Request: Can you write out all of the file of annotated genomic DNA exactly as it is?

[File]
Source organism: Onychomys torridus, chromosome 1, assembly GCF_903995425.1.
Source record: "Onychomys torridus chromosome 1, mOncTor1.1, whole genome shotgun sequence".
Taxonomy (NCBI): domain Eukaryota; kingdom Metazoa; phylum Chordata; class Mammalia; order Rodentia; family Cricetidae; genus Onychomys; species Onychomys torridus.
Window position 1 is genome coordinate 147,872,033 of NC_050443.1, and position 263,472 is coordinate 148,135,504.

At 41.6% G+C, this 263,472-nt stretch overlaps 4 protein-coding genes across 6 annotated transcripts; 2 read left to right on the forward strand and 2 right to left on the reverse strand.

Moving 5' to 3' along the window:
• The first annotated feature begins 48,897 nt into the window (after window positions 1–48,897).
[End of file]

Source organism: Onychomys torridus, chromosome 1, assembly GCF_903995425.1.
Source record: "Onychomys torridus chromosome 1, mOncTor1.1, whole genome shotgun sequence".
Taxonomy (NCBI): domain Eukaryota; kingdom Metazoa; phylum Chordata; class Mammalia; order Rodentia; family Cricetidae; genus Onychomys; species Onychomys torridus.
Window position 1 is genome coordinate 147,872,033 of NC_050443.1, and position 263,472 is coordinate 148,135,504.

At 41.6% G+C, this 263,472-nt stretch overlaps 4 protein-coding genes across 6 annotated transcripts; 2 read left to right on the forward strand and 2 right to left on the reverse strand.

Moving 5' to 3' along the window:
• The first annotated feature begins 48,897 nt into the window (after window positions 1–48,897).